Ah, holiday TV specials. Since the 1960s, kids have looked forward to these as a serious part of each season. What’s Halloween without fruitlessly waiting for the Great Pumpkin? What’s Christmas without Grinch threatening to steal the whole thing, or Rudolph befriending an obviously gay elf with a tooth fetish?
But Thanksgiving specials? Yeah, sort of suck. They never really caught on, which at first might seem weird, considering that Thanksgiving is a lot about watching TV. Eating too, of course, but the TV is always on in most Turkey-Day homes–football, Macy’s Parade, or the Dog Show that NBC keeps claiming is a holiday tradition (it’s not). But if you look at the specials that were made for the November holiday, it starts to make more sense, since as I said above, they just suck. Better, perhaps, to track down the Turkey-Drop episode of WKRP in Cincinnati, perhaps the only true Thanksgiving television worth watching, than any of these eight that follow.
8) A Charlie Brown Thanksgiving
I know, I know: heresy! But seriously, this is the worst of a very good set of early Peanuts specials. And it wasn’t even all that early; it ran in 1973, and was the tenth special in less than eight years, so maybe the mileage was beginning to show. The worst part of the special is sadly the very thing that made the Christmas and Halloween specials so memorable: the moral. And the moral of A Charlie Brown Thanksgiving is basically this: that Peppermint Patty is an obtrusive bitch. She supposedly learns her lesson, thanks in part to a Pilgrim quote by walking religious-reference Linus, but if you followed Patty as a character, you know: she so didn’t.
7) Garfield’s Thanksgiving
Only those who still have a Garfield wastebasket or an Odie and Nermal poster on their cubicle wall would possibly enjoy this cartoon. For those of us who can only enjoy Garfield now by omitting Garfield completely (in the inspired web-comic Garfield Minus Garfield), it’s a discomfiting reminder that the fat cat’s years of success isn’t so much a triumph of cartooning artistry, but rather a triumph of marketing over substance. Garfield is, to put it simply, the anti-Calvin and Hobbes. The one saving grace of this 1989 Garfield special is that it doesn’t threaten to lower our opinion of Bill Murray any further.
6) Winnie the Pooh Thanksgiving
This whole 1998 special is about the usually benevolent creatures of the Hundred Acre Wood talking about preparing Thanksgiving Dinner, which comes off as sort of dark, since these are personified animals in a world where most animals are personified, talking about catching and eating another animal. I mean come on–given the Pooh-world, there’s probably a turkey named Gobbles who’s paranoid all the time. And for good reason, because every November his friends talk about hunting him down, cutting off his head, stuffing his ass full of bread crumbs and thistles, slathering his naked carcass with honey, and baking him in Rabbit’s oven. What’s next, slaughtering Piglet for an Easter ham? 5) Thanksgiving in the Land of Oz The what in the what now? Oz? Thanksgiving in Oz? If you’re thinking this sounds like a terrible idea, you’re right, but withhold judgment on how many “terribles” you might want to use until you hear the concept: Dorothy returns to Oz in a turkey balloon on the final Thanksgiving she’s to spend with her Aunt Em and Uncle Henry before they move to a retirement home (and apparently never have Thanksgiving again). No, that’s not a wizard you see behind the curtain; that’s the ghost of Frank Baum haunting the shit out of everyone responsible for this terrible 1980 travesty.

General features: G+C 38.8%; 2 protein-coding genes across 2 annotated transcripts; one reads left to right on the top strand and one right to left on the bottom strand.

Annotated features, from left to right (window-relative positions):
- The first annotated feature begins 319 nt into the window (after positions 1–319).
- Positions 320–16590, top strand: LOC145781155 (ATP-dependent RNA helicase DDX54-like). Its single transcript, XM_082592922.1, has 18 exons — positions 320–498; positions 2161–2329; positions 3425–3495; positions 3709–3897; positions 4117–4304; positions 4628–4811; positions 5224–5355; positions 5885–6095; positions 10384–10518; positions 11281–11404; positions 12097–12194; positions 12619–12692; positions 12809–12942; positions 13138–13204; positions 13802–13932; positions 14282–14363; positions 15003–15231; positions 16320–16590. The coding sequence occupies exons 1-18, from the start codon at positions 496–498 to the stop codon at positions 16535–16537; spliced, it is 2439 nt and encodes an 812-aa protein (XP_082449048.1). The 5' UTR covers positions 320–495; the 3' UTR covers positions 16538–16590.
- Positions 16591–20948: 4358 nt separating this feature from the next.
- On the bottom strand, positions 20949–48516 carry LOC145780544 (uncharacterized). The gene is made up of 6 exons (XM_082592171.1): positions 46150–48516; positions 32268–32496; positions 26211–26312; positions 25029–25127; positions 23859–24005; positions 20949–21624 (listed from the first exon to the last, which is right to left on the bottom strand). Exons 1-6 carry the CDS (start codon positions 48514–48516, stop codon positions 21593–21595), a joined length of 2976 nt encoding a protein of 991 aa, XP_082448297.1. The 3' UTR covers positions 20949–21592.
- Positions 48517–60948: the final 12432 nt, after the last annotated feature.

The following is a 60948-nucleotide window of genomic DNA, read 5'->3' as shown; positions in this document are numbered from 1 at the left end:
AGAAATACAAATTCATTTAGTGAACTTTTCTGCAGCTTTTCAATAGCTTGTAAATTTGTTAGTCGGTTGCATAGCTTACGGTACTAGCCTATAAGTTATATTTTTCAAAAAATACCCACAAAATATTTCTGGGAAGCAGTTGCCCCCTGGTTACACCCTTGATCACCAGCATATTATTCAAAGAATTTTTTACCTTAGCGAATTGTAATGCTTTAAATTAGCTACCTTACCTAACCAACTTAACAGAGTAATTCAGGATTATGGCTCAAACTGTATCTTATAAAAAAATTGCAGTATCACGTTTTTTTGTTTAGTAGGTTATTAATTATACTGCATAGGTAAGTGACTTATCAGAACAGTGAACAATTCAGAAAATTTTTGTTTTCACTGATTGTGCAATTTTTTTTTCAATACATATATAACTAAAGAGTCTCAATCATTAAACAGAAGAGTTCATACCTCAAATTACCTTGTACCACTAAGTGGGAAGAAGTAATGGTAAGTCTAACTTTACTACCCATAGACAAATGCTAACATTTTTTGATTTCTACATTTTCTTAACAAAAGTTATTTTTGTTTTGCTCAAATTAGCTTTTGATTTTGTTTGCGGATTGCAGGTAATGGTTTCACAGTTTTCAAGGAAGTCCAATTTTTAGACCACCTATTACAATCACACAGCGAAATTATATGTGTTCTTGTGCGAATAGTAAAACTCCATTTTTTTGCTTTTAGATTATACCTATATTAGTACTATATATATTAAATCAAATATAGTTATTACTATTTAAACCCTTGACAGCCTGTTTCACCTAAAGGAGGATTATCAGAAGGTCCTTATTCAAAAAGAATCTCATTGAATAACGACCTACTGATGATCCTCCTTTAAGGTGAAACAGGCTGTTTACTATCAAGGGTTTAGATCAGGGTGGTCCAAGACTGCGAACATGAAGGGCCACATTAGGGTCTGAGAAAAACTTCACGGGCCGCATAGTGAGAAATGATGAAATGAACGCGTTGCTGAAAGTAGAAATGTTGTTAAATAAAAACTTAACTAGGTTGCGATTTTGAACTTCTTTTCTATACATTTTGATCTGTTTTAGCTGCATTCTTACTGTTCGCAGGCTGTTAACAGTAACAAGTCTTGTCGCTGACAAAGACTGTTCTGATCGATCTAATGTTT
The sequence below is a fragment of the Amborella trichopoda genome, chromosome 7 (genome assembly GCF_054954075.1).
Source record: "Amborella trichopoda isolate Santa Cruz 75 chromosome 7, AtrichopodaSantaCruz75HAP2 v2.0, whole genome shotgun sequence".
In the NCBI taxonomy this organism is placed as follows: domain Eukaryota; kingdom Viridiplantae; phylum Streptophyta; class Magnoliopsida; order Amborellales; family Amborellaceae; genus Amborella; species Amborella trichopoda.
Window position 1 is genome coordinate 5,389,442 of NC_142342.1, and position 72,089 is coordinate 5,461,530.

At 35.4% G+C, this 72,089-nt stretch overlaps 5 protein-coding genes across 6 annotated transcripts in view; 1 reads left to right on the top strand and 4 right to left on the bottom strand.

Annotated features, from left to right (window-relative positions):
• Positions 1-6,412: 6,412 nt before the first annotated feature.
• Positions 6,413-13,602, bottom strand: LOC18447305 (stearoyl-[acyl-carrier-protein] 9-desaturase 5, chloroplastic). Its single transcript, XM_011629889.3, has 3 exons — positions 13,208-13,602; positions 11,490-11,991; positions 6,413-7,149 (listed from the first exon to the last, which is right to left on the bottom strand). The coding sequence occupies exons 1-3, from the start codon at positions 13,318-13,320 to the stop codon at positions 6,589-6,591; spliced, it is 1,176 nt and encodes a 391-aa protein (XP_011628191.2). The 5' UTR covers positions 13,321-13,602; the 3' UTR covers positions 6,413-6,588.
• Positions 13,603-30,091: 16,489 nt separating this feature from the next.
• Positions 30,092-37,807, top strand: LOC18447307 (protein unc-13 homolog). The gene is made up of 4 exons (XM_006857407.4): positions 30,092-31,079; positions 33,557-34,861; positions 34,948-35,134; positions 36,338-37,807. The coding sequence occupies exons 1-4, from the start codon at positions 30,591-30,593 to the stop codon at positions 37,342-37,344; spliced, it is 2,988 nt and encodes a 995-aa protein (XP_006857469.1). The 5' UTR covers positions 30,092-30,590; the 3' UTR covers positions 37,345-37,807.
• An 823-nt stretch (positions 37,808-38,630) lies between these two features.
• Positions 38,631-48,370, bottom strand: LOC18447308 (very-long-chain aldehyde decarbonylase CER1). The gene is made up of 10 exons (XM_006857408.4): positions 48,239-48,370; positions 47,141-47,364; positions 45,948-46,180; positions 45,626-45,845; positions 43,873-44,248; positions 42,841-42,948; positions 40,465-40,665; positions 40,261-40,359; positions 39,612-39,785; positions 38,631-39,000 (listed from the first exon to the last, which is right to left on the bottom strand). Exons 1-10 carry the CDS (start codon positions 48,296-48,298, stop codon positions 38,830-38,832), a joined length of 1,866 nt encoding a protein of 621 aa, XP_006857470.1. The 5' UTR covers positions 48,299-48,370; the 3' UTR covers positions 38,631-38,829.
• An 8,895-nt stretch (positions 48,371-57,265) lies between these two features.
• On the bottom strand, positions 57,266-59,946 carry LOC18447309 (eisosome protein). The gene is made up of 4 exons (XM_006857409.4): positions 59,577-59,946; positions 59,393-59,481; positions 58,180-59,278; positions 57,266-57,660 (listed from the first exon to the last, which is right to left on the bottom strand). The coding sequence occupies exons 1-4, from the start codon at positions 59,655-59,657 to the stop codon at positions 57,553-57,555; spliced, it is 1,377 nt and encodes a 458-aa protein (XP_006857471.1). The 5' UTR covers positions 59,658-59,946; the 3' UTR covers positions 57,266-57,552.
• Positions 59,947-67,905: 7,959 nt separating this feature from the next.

Warner Brothers cartoons have always had a dark side, but this ’78 special manages to be both vaguely mean and kind of a scam. For one, it’s all about Bugs Bunny putting a fat-girl rabbit on a diet for Thanksgiving, and then deciding at the end that everyone eats on Thanksgiving, so why not just indulge. (This was diet advice from the ’70s, when dieting meant a ground beef patty, and a scoop of cottage cheese sitting in a canned peach half.) More importantly, it’s really nothing more than a clip show with some newly created bumpers to act as intro, transition, and conclusion. That’s not a special; it’s a cop-out. If I can see the same stuff in rotation on any given Saturday morning, it sort of takes the “special” out of the special.